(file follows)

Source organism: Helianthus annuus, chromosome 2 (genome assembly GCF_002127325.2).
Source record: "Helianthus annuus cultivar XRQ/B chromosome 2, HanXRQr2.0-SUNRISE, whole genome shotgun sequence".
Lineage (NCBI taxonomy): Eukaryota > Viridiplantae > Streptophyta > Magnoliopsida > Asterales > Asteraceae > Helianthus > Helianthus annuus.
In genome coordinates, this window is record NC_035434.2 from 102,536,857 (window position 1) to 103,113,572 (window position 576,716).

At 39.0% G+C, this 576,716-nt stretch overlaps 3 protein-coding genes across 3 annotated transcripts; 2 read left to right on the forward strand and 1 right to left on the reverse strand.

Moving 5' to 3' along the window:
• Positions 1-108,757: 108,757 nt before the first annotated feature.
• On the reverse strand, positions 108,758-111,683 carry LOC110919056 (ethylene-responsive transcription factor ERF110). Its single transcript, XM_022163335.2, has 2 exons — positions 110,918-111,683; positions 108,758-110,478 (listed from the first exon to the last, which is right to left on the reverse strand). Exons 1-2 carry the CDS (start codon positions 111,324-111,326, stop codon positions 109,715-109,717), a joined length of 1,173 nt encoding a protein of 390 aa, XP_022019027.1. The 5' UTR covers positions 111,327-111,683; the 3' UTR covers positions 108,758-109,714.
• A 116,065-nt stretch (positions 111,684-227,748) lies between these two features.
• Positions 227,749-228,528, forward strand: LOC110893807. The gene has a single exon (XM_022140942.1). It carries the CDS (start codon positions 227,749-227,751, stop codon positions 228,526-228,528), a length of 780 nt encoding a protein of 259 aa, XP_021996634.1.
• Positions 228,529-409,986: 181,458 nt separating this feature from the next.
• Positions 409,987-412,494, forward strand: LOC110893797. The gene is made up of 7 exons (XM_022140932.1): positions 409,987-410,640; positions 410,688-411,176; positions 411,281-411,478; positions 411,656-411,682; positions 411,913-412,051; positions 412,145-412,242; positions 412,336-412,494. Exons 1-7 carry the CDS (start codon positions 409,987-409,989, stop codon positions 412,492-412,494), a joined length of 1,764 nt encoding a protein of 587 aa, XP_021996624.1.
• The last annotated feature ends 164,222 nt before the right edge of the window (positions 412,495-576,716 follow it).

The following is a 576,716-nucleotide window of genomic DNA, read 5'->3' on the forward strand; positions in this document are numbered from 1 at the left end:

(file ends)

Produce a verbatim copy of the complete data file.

Source organism: Helianthus annuus, chromosome 2 (genome assembly GCF_002127325.2).
Source record: "Helianthus annuus cultivar XRQ/B chromosome 2, HanXRQr2.0-SUNRISE, whole genome shotgun sequence".
Lineage (NCBI taxonomy): Eukaryota > Viridiplantae > Streptophyta > Magnoliopsida > Asterales > Asteraceae > Helianthus > Helianthus annuus.
In genome coordinates, this window is record NC_035434.2 from 102,536,857 (window position 1) to 103,113,572 (window position 576,716).

At 39.0% G+C, this 576,716-nt stretch overlaps 3 protein-coding genes across 3 annotated transcripts; 2 read left to right on the forward strand and 1 right to left on the reverse strand.

Moving 5' to 3' along the window:
• Positions 1-108,757: 108,757 nt before the first annotated feature.
• On the reverse strand, positions 108,758-111,683 carry LOC110919056 (ethylene-responsive transcription factor ERF110). Its single transcript, XM_022163335.2, has 2 exons — positions 110,918-111,683; positions 108,758-110,478 (listed from the first exon to the last, which is right to left on the reverse strand). Exons 1-2 carry the CDS (start codon positions 111,324-111,326, stop codon positions 109,715-109,717), a joined length of 1,173 nt encoding a protein of 390 aa, XP_022019027.1. The 5' UTR covers positions 111,327-111,683; the 3' UTR covers positions 108,758-109,714.
• A 116,065-nt stretch (positions 111,684-227,748) lies between these two features.
• Positions 227,749-228,528, forward strand: LOC110893807. The gene has a single exon (XM_022140942.1). It carries the CDS (start codon positions 227,749-227,751, stop codon positions 228,526-228,528), a length of 780 nt encoding a protein of 259 aa, XP_021996634.1.
• Positions 228,529-409,986: 181,458 nt separating this feature from the next.
• Positions 409,987-412,494, forward strand: LOC110893797. The gene is made up of 7 exons (XM_022140932.1): positions 409,987-410,640; positions 410,688-411,176; positions 411,281-411,478; positions 411,656-411,682; positions 411,913-412,051; positions 412,145-412,242; positions 412,336-412,494. Exons 1-7 carry the CDS (start codon positions 409,987-409,989, stop codon positions 412,492-412,494), a joined length of 1,764 nt encoding a protein of 587 aa, XP_021996624.1.
• The last annotated feature ends 164,222 nt before the right edge of the window (positions 412,495-576,716 follow it).

The following is a 576,716-nucleotide window of genomic DNA, read 5'->3' on the forward strand; positions in this document are numbered from 1 at the left end: